Navigate Up
Sign In
Leiden University

5. Calvinist activity in the Flemish Westkwartier: the testimony of Pieter Hueseuck, ca. 1563

Explanatory Comment: The interrogations of Pieter Hueseuck provide a vivid insight into the character of the Calvinist movement in West Flanders and the role of the refugee churches in England, in this case Sandwich, in spreading Reformed Protestantism in the southern Netherlands. Indeed the existence of these refugees communities in England and Germany ensured the survival of the Protestant cause in the Low Countries when the government there appeared in the 1540s to have all but suppressed religious dissent in the country.

Using particular routes and 'safe-houses' in Nieuwpoort the Calvinists from Sandwich regularly crossed the Channel in order to deal with their personal affairs, buy yarn and to plan the release of co-religionists awaiting trial. But not all Calvinists, especially those in the consistories, believed that acts of provocation or violence were justifiable or politic. Huesueck's interrogators learned of a serious division of opinion on the matter of using force to deliver prisoners. In Antwerp in the late 1550s the Protestants had been divided about wisdom of preaching in public and some ministers bitterly opposed any act of resistance to the authorities, including the breaking of images.

Text:

            Pieter Hueseuck, aged 26, shearman from Nieuwkerke, says on oath that having been led astray by Hans Broiteur and other Calvinists, he withdrew together with his wife to England.  While there he was banished by the commissioners in charge at Belle.  In Flanders and in England he has known Godefroy Stomins [Godfried van Winghen?] from upper Holland; Jan Utenhove; Jacobus [de Buysere], an apostate from the Augustinians at Ieper; heer Willem Damman, schoolmaster; Gheleyn Damman, who had to be kept against his will in England by the brethren, for he always wanted to come to preach in Flanders, being called for this purpose by the Holy Spirit.[1]  Over a year ago he had worked for three months as a mason's labourer at Grevelingen.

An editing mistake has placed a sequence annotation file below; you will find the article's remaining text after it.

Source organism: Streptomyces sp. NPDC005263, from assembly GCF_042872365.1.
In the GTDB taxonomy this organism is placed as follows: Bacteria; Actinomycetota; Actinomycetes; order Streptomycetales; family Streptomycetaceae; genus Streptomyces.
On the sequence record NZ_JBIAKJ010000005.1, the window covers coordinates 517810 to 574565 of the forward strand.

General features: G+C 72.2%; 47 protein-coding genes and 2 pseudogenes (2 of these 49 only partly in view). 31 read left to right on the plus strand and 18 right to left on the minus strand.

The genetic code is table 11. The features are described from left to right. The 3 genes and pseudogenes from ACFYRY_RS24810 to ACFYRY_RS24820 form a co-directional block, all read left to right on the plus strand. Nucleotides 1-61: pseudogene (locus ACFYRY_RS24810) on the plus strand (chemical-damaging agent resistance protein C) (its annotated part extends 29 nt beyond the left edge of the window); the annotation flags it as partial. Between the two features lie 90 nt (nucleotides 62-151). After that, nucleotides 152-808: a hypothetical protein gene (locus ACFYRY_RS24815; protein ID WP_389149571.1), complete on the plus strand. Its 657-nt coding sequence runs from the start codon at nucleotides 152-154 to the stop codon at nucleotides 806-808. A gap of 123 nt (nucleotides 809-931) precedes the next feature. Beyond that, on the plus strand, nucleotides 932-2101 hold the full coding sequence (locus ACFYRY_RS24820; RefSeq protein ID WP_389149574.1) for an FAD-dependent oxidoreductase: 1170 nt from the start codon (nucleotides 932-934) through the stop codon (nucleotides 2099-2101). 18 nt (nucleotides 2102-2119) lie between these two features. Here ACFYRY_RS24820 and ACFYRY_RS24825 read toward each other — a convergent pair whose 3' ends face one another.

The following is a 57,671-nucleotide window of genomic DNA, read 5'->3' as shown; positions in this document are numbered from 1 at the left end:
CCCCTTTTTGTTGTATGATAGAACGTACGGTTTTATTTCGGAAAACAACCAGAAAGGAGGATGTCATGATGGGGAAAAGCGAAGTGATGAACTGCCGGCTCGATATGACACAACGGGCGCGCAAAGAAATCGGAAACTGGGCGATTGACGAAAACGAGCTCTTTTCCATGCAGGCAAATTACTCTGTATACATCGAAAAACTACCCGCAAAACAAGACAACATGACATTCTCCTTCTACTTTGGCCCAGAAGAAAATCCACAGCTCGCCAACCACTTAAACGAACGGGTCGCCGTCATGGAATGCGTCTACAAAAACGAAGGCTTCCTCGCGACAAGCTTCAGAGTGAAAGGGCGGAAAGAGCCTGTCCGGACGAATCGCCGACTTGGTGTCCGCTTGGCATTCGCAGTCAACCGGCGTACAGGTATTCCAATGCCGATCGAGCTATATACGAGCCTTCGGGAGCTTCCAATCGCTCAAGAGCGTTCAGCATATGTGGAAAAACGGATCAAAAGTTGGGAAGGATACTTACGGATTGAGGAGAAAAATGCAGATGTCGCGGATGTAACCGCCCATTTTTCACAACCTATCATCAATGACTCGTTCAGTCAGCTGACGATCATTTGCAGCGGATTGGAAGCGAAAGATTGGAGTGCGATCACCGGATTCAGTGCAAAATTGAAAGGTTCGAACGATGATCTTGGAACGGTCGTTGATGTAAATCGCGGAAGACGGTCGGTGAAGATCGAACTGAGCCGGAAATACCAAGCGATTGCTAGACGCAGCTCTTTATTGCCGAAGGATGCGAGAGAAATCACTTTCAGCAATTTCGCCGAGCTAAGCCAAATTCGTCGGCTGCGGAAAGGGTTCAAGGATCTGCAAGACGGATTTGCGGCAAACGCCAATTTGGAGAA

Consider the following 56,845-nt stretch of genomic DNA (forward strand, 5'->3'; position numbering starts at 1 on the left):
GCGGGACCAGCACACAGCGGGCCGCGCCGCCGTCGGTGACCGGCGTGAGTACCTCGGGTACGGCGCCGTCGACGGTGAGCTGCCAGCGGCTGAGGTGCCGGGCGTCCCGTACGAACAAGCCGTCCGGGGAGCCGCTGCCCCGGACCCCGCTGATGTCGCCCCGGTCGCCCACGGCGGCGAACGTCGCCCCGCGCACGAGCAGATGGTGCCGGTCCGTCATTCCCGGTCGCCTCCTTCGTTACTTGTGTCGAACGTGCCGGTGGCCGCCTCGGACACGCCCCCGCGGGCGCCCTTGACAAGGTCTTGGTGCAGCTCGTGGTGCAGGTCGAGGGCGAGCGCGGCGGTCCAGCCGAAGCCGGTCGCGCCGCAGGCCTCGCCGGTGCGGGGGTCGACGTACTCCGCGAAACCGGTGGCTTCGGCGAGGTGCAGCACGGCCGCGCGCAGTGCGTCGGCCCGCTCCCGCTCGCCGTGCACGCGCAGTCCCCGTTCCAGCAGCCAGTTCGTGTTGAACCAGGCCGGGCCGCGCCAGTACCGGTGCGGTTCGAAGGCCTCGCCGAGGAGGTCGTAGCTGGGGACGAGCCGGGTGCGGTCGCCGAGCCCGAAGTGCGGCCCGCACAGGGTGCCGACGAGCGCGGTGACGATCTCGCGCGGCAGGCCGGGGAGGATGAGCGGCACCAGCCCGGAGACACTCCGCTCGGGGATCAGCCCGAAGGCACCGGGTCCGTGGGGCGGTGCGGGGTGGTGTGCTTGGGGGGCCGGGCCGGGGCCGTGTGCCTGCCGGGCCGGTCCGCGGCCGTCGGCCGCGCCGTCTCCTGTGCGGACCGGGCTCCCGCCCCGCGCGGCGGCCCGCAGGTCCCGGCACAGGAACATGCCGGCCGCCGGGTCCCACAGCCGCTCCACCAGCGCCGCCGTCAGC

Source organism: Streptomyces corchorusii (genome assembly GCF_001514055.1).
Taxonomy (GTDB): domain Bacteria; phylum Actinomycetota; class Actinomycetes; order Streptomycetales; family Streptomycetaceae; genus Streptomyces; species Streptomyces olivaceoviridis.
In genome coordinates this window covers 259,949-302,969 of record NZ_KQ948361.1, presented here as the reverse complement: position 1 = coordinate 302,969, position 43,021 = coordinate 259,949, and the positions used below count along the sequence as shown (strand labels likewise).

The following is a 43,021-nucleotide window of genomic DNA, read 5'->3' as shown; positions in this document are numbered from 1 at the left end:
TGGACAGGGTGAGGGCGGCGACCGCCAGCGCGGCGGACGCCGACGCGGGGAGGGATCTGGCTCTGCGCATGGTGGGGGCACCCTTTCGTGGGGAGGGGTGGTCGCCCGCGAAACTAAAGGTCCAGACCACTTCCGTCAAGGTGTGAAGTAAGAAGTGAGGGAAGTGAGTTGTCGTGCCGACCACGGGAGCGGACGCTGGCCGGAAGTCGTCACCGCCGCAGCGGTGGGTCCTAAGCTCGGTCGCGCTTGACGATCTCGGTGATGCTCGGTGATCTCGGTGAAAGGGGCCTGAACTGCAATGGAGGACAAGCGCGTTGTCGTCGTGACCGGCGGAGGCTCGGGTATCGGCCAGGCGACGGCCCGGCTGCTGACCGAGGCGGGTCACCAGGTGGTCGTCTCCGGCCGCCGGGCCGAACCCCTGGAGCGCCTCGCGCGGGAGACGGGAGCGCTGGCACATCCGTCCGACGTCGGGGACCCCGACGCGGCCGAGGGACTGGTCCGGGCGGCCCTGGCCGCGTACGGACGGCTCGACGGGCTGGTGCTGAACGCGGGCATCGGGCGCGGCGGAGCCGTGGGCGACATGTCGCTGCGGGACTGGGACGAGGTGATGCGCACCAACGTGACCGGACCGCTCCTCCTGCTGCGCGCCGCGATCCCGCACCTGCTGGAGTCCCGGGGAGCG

Pieter Hazaert who is known in England on account of the vehemence of his sermons as Drayliert[2] is not greatly respected among the brethren in England.

            Jan de Meldere, who lives in Flanders, came more than a year ago to the house of the aforesaid Jacobus, where the consistory of elders and priests (sic) was held.  A discussion was held as to whether it was permissible to deliver their prisoners by force. He [de Meldere] argued in favour and several other elders opposed.  For this reason the aforesaid Pieter [Hazaert] left England in high dudgeon.[3]

            He then says that for the past three years an apostate priest from Veurneambacht known as Den Grooten Joannes,[4]  who lived most recklessly and brazenly defied the authorities, had accompanied the aforesaid Pieter as his permanent assistant.  He was present [at the meeting of the consistory] and according to hearsay he assisted at the sermons of Pieter Hazaert: they had come to England together more than a year ago.  He says that the aforesaid Pieter had great difficulties with the aforesaid Joannes, who was very impudent. He [the deponent]  added that the aforesaid Joannes must surely know where the aforesaid Pieter [Hazaert] usually resided, for he had travelled about with him through the country for a long time.  He did not know whether the same Joannes had ever been the subject of legal proceedings, though he was summoned along with the aforesaid Pieter.